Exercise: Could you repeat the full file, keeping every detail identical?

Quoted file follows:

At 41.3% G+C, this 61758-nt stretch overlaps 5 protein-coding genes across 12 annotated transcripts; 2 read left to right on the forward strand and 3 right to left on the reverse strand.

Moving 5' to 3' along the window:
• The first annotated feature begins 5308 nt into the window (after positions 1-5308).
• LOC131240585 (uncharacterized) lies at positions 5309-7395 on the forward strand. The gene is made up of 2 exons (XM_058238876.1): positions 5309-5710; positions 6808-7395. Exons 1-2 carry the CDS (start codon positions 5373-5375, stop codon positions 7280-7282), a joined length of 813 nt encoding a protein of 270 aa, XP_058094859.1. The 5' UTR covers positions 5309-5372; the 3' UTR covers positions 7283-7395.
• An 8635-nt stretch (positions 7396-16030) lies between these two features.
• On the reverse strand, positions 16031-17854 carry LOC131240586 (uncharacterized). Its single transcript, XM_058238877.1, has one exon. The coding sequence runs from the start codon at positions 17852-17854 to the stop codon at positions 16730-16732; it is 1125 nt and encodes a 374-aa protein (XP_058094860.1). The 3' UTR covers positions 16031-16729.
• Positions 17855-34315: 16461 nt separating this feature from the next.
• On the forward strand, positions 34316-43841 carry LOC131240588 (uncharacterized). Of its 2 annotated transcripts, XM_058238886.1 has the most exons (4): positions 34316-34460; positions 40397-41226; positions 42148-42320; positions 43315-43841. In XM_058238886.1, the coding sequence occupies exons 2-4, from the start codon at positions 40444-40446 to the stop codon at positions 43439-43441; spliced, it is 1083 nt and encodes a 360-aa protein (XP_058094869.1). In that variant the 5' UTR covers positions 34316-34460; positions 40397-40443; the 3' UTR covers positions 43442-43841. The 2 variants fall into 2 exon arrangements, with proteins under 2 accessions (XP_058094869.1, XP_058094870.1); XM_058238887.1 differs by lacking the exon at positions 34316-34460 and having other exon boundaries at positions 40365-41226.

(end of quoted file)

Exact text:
At 41.3% G+C, this 61758-nt stretch overlaps 5 protein-coding genes across 12 annotated transcripts; 2 read left to right on the forward strand and 3 right to left on the reverse strand.

Moving 5' to 3' along the window:
• The first annotated feature begins 5308 nt into the window (after positions 1-5308).
• LOC131240585 (uncharacterized) lies at positions 5309-7395 on the forward strand. The gene is made up of 2 exons (XM_058238876.1): positions 5309-5710; positions 6808-7395. Exons 1-2 carry the CDS (start codon positions 5373-5375, stop codon positions 7280-7282), a joined length of 813 nt encoding a protein of 270 aa, XP_058094859.1. The 5' UTR covers positions 5309-5372; the 3' UTR covers positions 7283-7395.
• An 8635-nt stretch (positions 7396-16030) lies between these two features.
• On the reverse strand, positions 16031-17854 carry LOC131240586 (uncharacterized). Its single transcript, XM_058238877.1, has one exon. The coding sequence runs from the start codon at positions 17852-17854 to the stop codon at positions 16730-16732; it is 1125 nt and encodes a 374-aa protein (XP_058094860.1). The 3' UTR covers positions 16031-16729.
• Positions 17855-34315: 16461 nt separating this feature from the next.
• On the forward strand, positions 34316-43841 carry LOC131240588 (uncharacterized). Of its 2 annotated transcripts, XM_058238886.1 has the most exons (4): positions 34316-34460; positions 40397-41226; positions 42148-42320; positions 43315-43841. In XM_058238886.1, the coding sequence occupies exons 2-4, from the start codon at positions 40444-40446 to the stop codon at positions 43439-43441; spliced, it is 1083 nt and encodes a 360-aa protein (XP_058094869.1). In that variant the 5' UTR covers positions 34316-34460; positions 40397-40443; the 3' UTR covers positions 43442-43841. The 2 variants fall into 2 exon arrangements, with proteins under 2 accessions (XP_058094869.1, XP_058094870.1); XM_058238887.1 differs by lacking the exon at positions 34316-34460 and having other exon boundaries at positions 40365-41226.